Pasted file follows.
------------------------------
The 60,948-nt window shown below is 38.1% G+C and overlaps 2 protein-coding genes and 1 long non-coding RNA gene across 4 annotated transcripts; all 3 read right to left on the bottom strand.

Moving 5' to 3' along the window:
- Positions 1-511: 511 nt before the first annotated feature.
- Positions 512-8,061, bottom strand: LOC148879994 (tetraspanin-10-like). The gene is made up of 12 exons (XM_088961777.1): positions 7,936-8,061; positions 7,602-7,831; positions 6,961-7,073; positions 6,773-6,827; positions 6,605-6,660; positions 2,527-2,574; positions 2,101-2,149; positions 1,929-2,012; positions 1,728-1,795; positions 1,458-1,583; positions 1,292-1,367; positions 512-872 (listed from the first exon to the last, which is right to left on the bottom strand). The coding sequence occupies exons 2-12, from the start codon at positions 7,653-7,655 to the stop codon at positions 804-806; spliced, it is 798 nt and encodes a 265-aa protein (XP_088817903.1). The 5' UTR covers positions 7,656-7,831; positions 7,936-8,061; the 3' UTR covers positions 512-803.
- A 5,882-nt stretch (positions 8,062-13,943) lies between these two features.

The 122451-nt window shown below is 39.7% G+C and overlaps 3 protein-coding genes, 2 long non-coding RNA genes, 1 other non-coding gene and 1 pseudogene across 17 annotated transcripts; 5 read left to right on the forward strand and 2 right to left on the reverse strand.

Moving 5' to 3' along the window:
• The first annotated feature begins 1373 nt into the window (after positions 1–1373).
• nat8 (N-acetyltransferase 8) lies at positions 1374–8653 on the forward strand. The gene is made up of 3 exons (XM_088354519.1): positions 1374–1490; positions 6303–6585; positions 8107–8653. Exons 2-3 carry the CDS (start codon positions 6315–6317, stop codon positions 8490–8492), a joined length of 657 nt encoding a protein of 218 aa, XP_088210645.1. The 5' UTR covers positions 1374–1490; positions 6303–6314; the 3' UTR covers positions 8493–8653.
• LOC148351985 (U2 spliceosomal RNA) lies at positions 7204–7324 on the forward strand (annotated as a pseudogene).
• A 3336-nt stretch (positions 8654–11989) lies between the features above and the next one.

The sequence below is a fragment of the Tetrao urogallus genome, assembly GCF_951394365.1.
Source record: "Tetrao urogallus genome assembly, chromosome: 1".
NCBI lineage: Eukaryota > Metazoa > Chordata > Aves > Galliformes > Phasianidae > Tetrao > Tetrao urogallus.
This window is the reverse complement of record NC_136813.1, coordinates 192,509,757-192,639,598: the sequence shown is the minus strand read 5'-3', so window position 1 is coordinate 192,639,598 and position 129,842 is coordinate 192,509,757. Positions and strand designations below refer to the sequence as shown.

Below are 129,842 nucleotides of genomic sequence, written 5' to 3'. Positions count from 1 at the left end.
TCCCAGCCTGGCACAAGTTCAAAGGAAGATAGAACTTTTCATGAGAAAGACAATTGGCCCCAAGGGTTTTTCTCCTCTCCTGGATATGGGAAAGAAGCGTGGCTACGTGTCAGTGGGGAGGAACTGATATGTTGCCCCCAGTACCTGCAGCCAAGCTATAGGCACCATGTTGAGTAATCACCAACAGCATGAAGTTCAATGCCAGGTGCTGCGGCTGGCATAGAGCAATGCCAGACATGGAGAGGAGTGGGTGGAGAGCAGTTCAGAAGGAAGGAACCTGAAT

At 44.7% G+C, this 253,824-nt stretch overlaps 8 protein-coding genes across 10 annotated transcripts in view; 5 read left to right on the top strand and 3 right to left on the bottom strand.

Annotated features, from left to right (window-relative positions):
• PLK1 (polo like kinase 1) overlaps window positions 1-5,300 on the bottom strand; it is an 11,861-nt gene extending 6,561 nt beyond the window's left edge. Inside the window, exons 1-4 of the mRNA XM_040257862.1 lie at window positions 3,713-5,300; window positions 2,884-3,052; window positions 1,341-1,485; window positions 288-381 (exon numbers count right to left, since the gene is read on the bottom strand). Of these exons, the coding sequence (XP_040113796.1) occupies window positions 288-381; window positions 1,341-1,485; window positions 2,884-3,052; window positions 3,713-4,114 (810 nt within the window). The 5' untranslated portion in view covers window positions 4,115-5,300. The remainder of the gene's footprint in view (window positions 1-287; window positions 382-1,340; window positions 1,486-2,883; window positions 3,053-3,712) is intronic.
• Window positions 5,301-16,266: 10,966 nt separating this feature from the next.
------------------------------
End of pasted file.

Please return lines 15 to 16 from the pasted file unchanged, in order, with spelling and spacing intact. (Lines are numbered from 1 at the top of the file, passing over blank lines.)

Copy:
This window is the reverse complement of record NC_136813.1, coordinates 192,509,757-192,639,598: the sequence shown is the minus strand read 5'-3', so window position 1 is coordinate 192,639,598 and position 129,842 is coordinate 192,509,757. Positions and strand designations below refer to the sequence as shown.

Below are 129,842 nucleotides of genomic sequence, written 5' to 3'. Positions count from 1 at the left end.